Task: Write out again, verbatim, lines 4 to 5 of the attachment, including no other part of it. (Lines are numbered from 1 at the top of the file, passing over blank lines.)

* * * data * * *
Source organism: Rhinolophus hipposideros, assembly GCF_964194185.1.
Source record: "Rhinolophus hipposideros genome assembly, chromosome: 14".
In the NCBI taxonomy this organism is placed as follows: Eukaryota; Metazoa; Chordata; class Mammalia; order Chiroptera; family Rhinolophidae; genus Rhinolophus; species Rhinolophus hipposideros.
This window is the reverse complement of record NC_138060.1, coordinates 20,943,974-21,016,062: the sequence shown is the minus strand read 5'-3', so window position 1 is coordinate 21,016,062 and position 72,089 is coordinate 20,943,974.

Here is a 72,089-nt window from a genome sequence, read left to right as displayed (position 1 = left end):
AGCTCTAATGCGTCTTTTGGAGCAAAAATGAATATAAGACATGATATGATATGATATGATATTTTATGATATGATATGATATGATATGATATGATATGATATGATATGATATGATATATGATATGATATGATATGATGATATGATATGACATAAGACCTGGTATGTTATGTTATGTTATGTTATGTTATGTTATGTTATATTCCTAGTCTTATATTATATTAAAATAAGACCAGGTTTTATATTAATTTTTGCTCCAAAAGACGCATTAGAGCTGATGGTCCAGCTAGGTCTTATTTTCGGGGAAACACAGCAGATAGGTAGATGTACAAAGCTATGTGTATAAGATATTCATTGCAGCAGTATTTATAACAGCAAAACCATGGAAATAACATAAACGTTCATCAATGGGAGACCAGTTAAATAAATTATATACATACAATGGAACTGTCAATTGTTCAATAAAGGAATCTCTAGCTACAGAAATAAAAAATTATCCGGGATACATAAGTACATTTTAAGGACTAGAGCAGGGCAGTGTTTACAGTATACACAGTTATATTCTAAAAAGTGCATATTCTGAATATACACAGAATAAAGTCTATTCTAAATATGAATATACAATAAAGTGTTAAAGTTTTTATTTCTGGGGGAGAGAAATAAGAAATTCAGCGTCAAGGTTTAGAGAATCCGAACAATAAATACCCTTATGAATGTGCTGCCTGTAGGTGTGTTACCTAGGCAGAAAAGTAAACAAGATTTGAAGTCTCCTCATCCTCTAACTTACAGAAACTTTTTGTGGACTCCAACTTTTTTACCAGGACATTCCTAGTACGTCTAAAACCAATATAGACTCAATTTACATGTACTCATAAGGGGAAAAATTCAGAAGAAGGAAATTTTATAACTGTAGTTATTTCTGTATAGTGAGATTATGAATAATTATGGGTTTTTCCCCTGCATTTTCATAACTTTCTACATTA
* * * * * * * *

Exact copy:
This window is the reverse complement of record NC_138060.1, coordinates 20,943,974-21,016,062: the sequence shown is the minus strand read 5'-3', so window position 1 is coordinate 21,016,062 and position 72,089 is coordinate 20,943,974.

Here is a 72,089-nt window from a genome sequence, read left to right as displayed (position 1 = left end):